Guidelines and billing references

Clinical functional Magnetic Resonance Imaging (fMRI) requires expert knowledge in a series of different domains to be completed successfully, including neuroimaging, cognitive design and assessment, and the clinical care of patients with neurological disorders. The validity of fMRI will be critically determined (and potentially invalidated by) the neuroradiological and cognitive skills of the team completing imaging. 

As such, clinical billing of fMRI in the US recognizes this varied input:

  • 70554: MRI, brain, fMRI; including test selection and administration of repetitive body part movement and/or visual stimulation, not requiring physician or psychologist administration.
  • 70555: MRI, brain, fMRI; requiring physician or psychologist administration.  Must also be billed with 96020.
  • 96020: Neurofunctional testing selection and administration during noninvasive imaging functional brain mapping, with test administered entirely by a physician or psychologist, with review of test results and report.

Some discussion on the use of these codes is available in:

Clinical guidelines

Consistent with interdisciplinary nature of fMRI, a range of disciplines have put forth clinical guidelines in its use.  There is not yet a clear model showing how these different professions can best collaborate to improve clinical care.  When it develops, such a model may look like that used in the intracarotid amobarbital procedure (IAT or "Wada" test) which fMRI supplements. 

Neuropsychology: Some of the earliest guidelines came from the Division of Neuropsychology, who emphasize the skills required for clinical fMRI and the roles that might be played by different disciplines (APA Division 40, 2004).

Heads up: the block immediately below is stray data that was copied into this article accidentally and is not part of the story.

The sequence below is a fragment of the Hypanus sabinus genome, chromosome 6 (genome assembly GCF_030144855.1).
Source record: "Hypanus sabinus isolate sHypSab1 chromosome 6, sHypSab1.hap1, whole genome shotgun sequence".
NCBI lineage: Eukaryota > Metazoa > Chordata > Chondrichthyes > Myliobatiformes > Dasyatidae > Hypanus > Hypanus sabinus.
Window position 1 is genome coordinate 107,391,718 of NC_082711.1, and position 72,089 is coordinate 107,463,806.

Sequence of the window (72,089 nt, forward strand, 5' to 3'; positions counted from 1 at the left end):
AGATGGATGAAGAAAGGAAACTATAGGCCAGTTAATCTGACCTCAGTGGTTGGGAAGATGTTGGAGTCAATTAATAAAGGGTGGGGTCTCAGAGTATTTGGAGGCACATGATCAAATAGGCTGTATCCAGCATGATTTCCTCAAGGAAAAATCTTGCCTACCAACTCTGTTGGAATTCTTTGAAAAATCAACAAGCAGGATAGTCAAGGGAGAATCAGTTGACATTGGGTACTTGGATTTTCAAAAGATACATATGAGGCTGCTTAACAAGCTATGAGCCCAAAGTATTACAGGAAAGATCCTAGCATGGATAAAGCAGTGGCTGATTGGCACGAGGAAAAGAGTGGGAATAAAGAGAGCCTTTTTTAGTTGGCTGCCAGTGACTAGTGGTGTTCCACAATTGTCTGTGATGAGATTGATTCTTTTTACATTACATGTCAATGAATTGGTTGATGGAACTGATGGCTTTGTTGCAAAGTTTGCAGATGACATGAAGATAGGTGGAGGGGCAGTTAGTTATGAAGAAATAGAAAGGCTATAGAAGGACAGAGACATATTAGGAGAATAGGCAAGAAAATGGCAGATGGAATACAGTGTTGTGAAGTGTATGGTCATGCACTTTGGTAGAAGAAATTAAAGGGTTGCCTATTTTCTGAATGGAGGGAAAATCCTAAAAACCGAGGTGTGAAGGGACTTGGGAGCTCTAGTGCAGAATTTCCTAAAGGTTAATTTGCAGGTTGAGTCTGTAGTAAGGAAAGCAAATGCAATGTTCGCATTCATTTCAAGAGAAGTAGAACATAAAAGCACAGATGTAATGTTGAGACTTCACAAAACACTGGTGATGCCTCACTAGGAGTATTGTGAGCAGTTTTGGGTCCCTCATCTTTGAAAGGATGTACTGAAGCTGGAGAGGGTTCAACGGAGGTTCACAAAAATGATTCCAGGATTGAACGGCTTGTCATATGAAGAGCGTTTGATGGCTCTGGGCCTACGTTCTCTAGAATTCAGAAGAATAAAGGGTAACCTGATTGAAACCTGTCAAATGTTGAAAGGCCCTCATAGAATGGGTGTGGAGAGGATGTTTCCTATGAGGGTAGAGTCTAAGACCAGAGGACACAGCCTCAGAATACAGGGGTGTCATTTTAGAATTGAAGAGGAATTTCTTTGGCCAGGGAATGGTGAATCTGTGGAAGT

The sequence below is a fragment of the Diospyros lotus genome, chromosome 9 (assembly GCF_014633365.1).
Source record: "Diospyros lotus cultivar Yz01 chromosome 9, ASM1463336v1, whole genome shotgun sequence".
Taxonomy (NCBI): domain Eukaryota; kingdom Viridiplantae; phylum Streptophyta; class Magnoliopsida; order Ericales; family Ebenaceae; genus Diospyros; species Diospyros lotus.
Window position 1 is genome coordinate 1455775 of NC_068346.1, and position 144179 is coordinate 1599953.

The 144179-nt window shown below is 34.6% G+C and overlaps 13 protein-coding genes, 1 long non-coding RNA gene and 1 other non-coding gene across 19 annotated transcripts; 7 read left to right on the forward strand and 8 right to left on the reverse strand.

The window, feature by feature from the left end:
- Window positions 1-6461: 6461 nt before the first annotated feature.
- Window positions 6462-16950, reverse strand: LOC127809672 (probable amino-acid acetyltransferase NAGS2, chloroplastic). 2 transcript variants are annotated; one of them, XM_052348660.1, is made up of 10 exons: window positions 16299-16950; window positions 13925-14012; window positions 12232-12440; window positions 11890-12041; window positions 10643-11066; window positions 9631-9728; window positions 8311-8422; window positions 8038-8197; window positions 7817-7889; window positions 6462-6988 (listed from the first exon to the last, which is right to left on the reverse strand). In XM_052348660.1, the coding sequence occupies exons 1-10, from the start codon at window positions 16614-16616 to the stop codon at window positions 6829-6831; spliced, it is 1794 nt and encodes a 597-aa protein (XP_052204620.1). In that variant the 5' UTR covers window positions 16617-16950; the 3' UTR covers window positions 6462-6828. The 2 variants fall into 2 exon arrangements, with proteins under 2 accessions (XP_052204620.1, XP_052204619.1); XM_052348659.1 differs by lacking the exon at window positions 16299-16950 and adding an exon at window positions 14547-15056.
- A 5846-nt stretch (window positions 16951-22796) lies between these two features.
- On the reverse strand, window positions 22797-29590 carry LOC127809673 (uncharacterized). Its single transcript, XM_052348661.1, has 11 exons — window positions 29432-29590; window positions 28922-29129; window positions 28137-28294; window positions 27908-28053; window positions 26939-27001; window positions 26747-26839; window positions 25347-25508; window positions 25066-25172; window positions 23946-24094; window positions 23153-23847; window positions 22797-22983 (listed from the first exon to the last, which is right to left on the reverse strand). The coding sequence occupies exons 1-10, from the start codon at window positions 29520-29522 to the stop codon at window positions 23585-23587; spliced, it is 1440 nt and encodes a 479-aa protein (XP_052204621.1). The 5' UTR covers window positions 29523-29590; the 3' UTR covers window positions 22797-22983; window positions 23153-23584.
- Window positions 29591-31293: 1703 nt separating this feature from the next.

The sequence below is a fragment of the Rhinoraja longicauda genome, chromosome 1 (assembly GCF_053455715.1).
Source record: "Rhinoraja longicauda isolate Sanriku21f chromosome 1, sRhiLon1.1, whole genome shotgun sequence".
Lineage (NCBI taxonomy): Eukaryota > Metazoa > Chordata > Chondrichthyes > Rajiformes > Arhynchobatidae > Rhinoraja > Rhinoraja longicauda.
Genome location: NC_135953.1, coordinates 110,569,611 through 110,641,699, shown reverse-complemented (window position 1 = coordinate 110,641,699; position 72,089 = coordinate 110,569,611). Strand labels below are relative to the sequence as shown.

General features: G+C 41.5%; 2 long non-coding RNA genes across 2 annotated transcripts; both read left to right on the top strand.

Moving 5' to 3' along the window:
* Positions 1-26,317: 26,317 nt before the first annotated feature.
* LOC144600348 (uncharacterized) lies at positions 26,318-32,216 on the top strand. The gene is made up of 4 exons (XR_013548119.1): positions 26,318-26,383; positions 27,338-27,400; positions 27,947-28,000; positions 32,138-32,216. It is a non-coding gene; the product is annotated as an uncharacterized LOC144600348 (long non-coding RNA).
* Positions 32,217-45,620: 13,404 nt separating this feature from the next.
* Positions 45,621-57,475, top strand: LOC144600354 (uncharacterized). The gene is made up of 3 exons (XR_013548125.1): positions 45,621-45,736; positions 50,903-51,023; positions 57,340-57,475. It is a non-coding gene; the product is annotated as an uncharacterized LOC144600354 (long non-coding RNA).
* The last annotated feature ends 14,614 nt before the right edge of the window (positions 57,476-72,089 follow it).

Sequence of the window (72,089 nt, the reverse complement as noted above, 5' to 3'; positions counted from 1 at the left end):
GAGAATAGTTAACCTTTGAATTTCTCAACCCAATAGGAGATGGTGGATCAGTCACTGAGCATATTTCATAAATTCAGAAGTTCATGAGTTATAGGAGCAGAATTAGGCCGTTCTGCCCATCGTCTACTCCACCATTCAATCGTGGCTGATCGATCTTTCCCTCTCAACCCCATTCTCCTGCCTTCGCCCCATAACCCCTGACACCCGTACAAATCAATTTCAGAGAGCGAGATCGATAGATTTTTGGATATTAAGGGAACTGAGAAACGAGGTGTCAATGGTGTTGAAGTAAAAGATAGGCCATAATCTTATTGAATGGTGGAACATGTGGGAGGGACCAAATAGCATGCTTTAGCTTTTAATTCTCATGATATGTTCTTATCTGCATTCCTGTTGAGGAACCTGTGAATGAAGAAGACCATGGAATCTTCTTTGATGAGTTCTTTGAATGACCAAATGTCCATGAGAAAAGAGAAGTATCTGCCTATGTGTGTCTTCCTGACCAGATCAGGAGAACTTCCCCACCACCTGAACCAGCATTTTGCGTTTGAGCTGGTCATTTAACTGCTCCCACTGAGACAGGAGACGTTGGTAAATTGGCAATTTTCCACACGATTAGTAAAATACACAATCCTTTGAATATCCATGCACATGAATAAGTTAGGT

Radiology: The American College of Radiology (ACR), the American Society of Neuroradiology (ASNR), and the Society for Pediatric Radiology also provides technical guidelines (ACR-ASNR-SPR, 2014).  These focus on technical guidelines on image acquisition. They also provide useful guidelines on reporting of diagnostic imaging (ACR, 2014).

Neurology: Perhaps the best review of evidence supporting and the use of language fMRI for pre-surgical planning is provided in the American Academy of Neurology practice guidelines published this year (Szaflarski et al. 2017).

There is currently a lack of clear guidance on cognitive task selection in language fMRI (see discussion here).

How should I store my data?

There are now multiple different codified data structures available that help you store your MRI data in a way that is clear, simple, and easily understood by others.  

This is extremely beneficial in fMRI for many reasons of course; in the clinic it will allow you to easily share data with other groups in the future for research; encourage others working with you to fully document their tasks and analysis; and allow future (unknown) researchers at your institution to revisit and use your data.

A particularly useful standard is "BIDS:" The Brain Imaging Data Structure Specification.  This is a quite simple specification that can be set up in a relatively short period of time.  Full details are available in the group's brief and clear Nature Scientific Data paper, and in the full specifications on their website.